Wednesday, December 17, 2008

I've had this in my head for 48 hours straight.

Knowing my life I'm going to be asked about rectal carcinoma in my oral exam today and will be unable to stop myself from saying (not for the faint of heart):

It will be an experience not unlike the time I accidentally wore sequined shoes to an Ivy League medical school interview.

Monday, December 15, 2008

Shelving the Shelf

One of the most difficult things about buckling down to study for an exam, besides "not wanting to" and, my personal favorite, "crippling self-destructive tendencies," is when the exam in question is widely characterized as ridiculous, non-representative and altogether impossible to predict. Classmate upon classmate who took the surgery shelf (a timed, nationally standardized final exam of sorts which are administered at the conclusion of each rotation) has relayed their feeling of utter defeat following this exam. And again when the results arrived.

I do have one Meddie Friend who rocked the socks of her surgery shelf, but she also kicks all sorts of ass in general. I reiterate, she kicks ass. That is where she and I largely differ.

Evidently the surgery exam focuses primarily on the medical management of surgical patients which by and large is NOT what I gave my attention to these past twelve weeks. When we weren't being scutted out (e.g. "Here, run this blood to the lab," or "Hey, can you write discharge summaries for the 28 patients on our service? Today?" or "So would you mind stopping by my apartment to take my dog around the block? Here're my keys.") we as medical students were expected to be in the OR to serve as retractors and mute sounding boards for surgeons' misplaced disappointment in their lives.

Standing there watching a ten hour Whipple, willing my ankles not to roll so I wouldn't accidentally drop the small intestine into the area the surgeon was focused on, it was hard to feel I was learning about medical management. The hierarchy of medicine and the staggering capacity for arrogance within human emotion? Sure, I learned plenty about all that. But how this patient was worked up and the different approaches to evaluating their presentation? Not so much touched on, at all, ever, even though we had plenty of quality time standing there and standing there and standing there.

Now, I suppose that's where the responsible med student would make it a point to go home and read up on pancreatic neoplasms (one of the main indications for performing a Whipple), but, Dude. I've been standing in an OR for ten hours (WITH ONLY ONE PEE BREAK) and was probably awake by 4:30a this morning with the expectation of waking up that early again tomorrow. I want to go home and mainline cheese cubes before collapsing into bed.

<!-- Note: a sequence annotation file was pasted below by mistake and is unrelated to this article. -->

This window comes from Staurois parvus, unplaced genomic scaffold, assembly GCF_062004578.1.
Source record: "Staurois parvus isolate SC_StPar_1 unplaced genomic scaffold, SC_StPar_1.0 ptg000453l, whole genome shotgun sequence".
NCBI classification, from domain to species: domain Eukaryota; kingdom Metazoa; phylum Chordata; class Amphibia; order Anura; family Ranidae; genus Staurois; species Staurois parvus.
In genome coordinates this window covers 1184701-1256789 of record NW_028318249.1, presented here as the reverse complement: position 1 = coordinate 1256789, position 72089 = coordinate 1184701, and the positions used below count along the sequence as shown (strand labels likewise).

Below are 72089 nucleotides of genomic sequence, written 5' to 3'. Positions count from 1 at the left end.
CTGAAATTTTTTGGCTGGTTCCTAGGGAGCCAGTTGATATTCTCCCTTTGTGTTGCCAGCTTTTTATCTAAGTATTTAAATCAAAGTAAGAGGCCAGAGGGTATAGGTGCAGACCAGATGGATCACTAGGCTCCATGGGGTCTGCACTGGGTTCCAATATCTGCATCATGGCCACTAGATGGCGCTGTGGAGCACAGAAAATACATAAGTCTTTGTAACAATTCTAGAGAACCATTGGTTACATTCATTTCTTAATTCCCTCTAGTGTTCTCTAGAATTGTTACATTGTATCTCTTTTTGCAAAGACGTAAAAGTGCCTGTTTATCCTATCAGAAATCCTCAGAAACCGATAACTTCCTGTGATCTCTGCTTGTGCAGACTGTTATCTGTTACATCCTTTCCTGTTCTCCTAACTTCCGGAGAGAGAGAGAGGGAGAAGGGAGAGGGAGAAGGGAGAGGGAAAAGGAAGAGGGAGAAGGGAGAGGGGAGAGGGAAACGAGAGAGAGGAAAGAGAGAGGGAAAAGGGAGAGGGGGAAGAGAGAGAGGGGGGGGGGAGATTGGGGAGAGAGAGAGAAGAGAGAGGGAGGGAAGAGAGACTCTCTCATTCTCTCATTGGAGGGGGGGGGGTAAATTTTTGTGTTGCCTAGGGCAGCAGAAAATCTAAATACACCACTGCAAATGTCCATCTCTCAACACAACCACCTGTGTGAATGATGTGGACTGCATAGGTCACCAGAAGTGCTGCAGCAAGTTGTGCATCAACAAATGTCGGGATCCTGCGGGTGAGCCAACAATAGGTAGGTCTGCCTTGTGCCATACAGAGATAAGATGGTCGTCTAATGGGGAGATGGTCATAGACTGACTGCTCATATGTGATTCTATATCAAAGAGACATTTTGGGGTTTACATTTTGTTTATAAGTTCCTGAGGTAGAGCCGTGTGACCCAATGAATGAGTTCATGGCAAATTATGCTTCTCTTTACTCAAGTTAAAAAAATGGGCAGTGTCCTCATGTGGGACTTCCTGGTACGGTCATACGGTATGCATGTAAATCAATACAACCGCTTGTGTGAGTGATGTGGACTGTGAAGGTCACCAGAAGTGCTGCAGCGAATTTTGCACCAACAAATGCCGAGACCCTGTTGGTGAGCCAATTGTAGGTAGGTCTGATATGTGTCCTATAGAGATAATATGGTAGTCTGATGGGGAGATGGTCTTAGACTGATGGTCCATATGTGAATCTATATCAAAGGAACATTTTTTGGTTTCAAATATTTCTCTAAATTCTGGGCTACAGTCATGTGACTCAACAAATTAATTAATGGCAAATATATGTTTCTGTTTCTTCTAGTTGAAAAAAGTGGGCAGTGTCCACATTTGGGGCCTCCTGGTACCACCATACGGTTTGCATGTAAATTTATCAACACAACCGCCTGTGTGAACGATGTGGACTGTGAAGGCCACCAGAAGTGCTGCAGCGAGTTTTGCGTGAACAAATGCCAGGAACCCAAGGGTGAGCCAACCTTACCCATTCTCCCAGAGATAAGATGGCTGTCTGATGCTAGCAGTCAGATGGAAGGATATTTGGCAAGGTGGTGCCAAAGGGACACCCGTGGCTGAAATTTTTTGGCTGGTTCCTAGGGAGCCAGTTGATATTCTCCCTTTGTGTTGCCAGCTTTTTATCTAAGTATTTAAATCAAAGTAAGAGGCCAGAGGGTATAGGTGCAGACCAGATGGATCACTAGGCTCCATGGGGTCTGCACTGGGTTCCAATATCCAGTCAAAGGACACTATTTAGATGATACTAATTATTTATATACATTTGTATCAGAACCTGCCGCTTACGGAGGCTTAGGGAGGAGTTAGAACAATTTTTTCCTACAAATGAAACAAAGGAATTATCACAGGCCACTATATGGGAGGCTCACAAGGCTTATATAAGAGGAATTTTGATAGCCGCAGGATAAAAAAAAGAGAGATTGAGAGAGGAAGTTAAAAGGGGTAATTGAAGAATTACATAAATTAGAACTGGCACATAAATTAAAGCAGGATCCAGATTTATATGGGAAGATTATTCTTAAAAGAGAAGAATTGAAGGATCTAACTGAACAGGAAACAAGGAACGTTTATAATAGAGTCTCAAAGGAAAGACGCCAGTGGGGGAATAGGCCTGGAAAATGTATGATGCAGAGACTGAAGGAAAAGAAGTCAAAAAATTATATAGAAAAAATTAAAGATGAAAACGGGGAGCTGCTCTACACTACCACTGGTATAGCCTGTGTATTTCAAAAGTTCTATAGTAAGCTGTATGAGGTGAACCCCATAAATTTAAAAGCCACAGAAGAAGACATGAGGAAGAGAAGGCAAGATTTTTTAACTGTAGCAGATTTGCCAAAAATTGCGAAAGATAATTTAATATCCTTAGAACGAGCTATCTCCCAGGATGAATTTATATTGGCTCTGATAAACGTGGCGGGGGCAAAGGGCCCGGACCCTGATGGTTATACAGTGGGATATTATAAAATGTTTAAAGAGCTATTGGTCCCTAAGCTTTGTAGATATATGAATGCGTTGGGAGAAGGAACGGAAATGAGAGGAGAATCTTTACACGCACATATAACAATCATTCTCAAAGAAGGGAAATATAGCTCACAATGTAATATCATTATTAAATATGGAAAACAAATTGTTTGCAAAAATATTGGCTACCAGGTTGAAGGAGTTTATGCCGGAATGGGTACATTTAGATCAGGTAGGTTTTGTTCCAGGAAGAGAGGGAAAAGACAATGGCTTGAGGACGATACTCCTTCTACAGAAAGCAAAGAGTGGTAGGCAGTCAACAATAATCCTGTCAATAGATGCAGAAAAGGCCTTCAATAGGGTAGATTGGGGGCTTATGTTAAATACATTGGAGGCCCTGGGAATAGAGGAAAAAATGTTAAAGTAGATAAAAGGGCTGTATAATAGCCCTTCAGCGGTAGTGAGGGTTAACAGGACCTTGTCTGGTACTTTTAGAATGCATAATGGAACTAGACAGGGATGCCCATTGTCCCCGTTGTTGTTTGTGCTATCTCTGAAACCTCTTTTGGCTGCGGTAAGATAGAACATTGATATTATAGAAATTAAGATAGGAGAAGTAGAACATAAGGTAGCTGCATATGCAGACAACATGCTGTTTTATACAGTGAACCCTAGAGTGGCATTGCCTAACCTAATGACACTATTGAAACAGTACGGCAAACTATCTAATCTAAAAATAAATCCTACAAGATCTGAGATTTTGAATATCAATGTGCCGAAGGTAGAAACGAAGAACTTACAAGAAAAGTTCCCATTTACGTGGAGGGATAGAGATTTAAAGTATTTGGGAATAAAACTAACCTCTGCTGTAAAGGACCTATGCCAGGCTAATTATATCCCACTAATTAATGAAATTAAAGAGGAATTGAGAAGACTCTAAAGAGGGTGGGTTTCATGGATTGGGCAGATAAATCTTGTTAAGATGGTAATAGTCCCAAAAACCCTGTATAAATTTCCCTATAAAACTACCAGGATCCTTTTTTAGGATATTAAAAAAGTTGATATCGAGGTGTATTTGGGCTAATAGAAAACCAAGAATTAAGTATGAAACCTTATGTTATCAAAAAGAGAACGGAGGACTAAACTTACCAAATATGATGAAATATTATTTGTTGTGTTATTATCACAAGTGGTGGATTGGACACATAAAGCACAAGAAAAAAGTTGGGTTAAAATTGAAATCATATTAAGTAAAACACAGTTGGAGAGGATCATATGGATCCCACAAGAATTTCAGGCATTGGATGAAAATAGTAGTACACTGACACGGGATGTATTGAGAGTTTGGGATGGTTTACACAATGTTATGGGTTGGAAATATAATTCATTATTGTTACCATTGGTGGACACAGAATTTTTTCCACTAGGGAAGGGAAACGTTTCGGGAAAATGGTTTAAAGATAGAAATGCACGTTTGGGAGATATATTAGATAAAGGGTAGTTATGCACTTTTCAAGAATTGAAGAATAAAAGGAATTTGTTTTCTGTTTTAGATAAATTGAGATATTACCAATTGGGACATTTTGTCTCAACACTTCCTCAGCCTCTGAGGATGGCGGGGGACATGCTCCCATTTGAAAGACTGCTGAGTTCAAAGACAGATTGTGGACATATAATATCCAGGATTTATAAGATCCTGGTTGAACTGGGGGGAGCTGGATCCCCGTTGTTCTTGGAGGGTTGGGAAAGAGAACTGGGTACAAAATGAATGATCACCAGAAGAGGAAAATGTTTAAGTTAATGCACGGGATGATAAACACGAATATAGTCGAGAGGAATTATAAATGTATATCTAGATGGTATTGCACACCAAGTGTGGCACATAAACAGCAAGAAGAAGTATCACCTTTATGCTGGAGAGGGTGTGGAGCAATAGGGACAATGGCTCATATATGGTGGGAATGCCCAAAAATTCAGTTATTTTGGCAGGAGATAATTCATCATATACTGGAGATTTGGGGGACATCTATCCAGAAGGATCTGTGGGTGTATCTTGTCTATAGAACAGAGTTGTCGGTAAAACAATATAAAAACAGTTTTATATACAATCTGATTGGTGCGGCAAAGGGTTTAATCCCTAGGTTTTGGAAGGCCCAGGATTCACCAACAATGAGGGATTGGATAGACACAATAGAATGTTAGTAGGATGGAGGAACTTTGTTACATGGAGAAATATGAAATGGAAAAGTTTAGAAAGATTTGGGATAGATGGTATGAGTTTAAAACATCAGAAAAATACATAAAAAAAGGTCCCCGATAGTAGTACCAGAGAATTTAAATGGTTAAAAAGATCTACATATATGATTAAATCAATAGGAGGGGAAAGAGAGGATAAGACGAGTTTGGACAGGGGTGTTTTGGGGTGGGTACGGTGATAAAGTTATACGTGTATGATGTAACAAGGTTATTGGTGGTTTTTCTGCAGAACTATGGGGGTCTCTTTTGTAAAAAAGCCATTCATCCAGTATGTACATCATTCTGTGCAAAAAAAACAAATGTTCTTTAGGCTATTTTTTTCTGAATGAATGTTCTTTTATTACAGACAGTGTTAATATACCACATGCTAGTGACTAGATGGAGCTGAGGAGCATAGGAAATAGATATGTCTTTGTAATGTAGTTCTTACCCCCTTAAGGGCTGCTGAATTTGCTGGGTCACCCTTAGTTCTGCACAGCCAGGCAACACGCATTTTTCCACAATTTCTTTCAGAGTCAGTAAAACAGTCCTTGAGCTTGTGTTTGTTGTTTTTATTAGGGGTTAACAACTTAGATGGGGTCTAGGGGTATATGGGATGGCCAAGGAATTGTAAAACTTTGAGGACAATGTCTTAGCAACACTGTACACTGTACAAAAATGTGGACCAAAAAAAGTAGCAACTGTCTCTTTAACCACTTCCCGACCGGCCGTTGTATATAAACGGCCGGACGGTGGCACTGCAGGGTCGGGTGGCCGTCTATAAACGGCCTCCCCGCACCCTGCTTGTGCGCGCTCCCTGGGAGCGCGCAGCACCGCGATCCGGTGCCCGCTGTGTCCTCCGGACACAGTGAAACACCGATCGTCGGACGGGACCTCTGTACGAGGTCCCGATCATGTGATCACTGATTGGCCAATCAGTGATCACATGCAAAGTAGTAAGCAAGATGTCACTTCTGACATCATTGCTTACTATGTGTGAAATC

The even more responsible med student, perhaps even the good med student, would have read about all that pancreas stuff the night BEFORE the operation. In my world that's made difficult by all the persuasive excuses my incredibly imaginative internal monologue produces railing against that possibility: You need your sleep for the big procedure tomorrow! It will probably be cancelled! Someone will surely want to scrub into the case and relieve you of its infamous horror! I bet an agent will hear you whistling Christmas tunes en route to the hospital tomorrow morning and immediately enlist your talents for the Radio City Music Hall Spectacular!

So, yes, whine-ity whine whine whine. Bottom line, I have little to no motivation to bust my buns studying for an exam I am anticipating to be a medical quagmire.

Had I learned medicine the first time around, you know, at any point in the previous two years or during my 12 week internal medicine rotation this year, I may not feel so resigned to mediocrity... or if I had any modicum of motivation I might be able to use the defeateds' complaints to better equip myself for the showdown... but that would be what the good, responsible, kick ass medical student would do. And if we've learned anything about anything, we all know that that med student I am not.

Five more days. Let's see what we can do.

Friday, December 12, 2008

Harmony. Jo-Ann.

The other day we had a seminar that attempted to introduce us to what happens when a patient leaves the hospital. Specifically, elderly, chronically ill patients. Where do they go when we're done patching them up? Back home? Rehab? The curb?

One of the essential skills the lecturer highlighted was performing a functional assessment in order to determine just what our geriatric charge can or can't do for themselves. Part of that includes testing their hearing. Makes sense.

The lecturer went on to say that when older people are hard of hearing, it really isn't helpful to start shouting at them. Not only do you up the HIPAA ante of broadcasting their health status, but raising your voice tends to elevate vocal pitch. This is troublesome since higher tones are the first to go as human hearing degenerates, so even though you're louder, you may not be any more intelligible.